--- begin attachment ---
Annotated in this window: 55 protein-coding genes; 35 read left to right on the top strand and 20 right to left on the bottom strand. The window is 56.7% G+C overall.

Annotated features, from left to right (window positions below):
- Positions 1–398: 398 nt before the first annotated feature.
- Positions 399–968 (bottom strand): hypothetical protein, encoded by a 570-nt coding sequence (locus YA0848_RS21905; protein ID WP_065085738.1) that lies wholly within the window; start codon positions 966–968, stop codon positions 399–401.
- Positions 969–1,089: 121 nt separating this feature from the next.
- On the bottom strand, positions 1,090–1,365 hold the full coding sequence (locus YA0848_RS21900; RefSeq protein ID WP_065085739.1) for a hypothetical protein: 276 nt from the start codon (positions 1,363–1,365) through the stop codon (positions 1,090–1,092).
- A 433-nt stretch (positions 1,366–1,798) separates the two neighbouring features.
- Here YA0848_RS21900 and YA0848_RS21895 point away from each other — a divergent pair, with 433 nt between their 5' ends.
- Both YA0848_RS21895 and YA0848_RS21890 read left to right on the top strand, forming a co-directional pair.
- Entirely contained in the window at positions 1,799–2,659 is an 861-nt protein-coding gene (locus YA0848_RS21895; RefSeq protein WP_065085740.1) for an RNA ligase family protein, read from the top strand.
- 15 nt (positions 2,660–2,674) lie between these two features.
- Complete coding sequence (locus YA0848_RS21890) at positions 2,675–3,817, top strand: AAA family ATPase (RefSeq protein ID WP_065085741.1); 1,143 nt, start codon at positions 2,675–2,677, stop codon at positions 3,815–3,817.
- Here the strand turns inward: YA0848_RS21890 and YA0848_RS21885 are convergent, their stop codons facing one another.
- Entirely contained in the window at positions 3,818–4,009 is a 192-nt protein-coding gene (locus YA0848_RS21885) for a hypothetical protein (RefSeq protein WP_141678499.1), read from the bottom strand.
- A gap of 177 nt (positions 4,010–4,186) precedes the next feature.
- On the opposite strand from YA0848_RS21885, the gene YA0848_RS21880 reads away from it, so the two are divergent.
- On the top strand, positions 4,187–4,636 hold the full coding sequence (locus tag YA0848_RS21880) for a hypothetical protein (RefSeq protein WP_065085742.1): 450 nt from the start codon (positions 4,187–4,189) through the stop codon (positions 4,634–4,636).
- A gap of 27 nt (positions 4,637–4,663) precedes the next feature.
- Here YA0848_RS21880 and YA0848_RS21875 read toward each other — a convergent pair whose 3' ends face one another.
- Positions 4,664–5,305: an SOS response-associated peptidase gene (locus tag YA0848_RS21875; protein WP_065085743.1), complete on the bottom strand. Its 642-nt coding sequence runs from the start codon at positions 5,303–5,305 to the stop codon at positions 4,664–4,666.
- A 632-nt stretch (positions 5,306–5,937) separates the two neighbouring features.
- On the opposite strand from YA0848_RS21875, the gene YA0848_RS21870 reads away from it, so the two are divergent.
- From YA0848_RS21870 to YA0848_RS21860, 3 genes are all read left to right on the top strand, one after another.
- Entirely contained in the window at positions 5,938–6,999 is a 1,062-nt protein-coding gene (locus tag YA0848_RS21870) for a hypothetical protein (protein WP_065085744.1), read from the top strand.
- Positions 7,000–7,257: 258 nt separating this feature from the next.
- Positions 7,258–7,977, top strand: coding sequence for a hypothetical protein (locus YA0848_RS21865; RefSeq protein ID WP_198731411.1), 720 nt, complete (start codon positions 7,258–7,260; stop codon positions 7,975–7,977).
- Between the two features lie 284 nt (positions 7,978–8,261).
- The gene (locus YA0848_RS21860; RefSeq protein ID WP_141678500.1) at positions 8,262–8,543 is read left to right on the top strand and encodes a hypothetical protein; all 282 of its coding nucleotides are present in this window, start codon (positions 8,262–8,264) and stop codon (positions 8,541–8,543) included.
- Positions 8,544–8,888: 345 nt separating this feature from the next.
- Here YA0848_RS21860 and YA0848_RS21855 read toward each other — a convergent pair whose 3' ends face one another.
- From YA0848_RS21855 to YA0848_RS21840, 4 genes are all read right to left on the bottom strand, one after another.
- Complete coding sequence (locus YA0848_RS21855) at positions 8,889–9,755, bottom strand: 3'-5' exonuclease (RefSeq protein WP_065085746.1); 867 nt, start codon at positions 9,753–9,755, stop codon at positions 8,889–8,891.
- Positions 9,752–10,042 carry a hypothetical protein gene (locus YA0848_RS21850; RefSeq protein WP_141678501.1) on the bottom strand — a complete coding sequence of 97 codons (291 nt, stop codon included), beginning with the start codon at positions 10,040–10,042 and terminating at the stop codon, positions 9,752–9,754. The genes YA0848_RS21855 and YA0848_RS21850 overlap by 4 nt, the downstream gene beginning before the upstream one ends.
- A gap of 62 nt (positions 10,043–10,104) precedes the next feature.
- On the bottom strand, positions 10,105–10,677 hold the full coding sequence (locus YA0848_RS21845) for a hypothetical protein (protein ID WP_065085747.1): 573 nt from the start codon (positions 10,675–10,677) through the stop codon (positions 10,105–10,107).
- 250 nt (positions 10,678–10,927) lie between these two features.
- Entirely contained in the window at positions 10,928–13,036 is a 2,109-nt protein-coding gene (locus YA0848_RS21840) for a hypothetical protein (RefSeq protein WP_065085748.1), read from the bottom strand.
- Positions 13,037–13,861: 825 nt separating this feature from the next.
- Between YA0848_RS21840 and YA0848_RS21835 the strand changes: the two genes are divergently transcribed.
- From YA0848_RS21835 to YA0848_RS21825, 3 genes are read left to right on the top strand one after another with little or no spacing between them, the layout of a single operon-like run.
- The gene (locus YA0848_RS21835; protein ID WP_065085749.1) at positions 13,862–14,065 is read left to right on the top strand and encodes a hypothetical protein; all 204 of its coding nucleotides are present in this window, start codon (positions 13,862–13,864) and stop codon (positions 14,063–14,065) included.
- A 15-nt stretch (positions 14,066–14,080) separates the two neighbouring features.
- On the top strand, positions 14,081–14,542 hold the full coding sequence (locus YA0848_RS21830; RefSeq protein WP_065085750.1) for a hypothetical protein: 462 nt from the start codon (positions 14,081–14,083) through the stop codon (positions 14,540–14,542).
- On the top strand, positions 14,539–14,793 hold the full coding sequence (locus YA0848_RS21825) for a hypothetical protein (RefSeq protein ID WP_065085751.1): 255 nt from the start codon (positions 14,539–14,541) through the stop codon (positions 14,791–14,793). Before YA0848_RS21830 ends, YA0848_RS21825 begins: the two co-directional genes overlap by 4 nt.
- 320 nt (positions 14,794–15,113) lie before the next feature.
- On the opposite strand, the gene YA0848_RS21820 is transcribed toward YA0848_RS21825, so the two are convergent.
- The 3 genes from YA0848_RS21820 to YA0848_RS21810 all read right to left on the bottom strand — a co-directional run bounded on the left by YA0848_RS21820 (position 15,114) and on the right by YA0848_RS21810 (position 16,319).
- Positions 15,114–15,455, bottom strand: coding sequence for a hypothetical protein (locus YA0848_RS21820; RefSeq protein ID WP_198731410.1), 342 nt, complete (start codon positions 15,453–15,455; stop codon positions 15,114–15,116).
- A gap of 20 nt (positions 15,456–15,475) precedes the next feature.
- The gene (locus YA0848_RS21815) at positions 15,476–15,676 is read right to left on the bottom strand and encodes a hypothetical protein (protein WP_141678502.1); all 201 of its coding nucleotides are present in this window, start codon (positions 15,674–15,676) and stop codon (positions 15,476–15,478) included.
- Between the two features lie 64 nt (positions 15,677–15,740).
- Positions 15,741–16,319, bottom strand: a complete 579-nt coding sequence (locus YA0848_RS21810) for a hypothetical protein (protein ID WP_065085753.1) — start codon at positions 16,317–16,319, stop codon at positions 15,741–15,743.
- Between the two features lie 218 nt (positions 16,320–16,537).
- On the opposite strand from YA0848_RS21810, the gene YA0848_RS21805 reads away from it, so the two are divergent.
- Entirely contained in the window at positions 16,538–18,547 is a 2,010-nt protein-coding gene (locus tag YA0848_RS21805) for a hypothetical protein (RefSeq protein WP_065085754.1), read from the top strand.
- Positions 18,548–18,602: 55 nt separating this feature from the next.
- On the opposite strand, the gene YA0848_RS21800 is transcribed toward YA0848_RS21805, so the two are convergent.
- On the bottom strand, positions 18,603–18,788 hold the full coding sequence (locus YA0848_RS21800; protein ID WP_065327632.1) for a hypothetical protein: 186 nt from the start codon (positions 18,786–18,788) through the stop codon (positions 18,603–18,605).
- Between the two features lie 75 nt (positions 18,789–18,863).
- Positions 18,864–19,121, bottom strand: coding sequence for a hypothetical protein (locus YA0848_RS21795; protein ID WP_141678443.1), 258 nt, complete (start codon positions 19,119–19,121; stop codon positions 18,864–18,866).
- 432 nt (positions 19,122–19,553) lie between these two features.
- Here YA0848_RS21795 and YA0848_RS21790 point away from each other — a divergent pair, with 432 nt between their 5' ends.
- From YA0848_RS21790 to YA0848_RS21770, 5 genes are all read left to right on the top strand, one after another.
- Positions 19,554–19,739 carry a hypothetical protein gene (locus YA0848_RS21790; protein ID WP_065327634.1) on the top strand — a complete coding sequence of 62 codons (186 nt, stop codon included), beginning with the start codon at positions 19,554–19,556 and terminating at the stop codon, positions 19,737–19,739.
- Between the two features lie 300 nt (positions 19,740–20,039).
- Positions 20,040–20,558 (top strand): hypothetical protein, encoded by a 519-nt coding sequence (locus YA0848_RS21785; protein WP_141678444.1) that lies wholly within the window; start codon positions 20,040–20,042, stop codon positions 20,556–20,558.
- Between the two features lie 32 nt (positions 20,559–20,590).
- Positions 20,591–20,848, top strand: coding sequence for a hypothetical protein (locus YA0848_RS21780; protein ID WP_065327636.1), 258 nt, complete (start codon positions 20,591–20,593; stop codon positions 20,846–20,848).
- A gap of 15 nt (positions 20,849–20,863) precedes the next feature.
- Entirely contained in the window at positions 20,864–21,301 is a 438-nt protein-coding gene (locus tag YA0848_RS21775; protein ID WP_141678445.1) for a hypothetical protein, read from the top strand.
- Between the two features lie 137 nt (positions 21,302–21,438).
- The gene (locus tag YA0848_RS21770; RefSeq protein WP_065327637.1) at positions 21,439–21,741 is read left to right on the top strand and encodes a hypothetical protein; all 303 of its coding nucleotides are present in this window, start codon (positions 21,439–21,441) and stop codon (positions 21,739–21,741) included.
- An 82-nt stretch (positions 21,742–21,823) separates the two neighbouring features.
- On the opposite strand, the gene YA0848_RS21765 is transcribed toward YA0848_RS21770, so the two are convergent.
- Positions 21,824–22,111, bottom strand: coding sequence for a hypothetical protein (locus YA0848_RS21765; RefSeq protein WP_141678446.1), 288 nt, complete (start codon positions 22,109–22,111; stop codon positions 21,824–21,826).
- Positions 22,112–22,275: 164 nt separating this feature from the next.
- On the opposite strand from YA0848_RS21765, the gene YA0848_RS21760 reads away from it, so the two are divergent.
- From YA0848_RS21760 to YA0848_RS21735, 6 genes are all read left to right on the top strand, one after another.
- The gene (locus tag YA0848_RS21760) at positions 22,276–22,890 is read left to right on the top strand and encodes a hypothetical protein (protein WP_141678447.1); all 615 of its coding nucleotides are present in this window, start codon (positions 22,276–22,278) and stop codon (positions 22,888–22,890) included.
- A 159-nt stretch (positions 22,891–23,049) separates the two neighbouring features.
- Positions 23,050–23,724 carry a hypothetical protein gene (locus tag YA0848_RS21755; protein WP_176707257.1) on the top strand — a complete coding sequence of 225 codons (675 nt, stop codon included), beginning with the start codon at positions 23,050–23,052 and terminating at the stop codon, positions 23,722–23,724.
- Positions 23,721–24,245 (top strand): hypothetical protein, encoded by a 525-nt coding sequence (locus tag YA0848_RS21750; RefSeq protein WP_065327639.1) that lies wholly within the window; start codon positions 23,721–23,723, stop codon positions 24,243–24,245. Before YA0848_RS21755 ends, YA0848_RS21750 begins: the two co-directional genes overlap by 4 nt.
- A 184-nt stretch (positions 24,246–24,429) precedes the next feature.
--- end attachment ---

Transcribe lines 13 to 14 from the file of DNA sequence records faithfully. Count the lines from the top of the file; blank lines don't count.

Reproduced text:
- Here the strand turns inward: YA0848_RS21890 and YA0848_RS21885 are convergent, their stop codons facing one another.
- Entirely contained in the window at positions 3,818–4,009 is a 192-nt protein-coding gene (locus YA0848_RS21885) for a hypothetical protein (RefSeq protein WP_141678499.1), read from the bottom strand.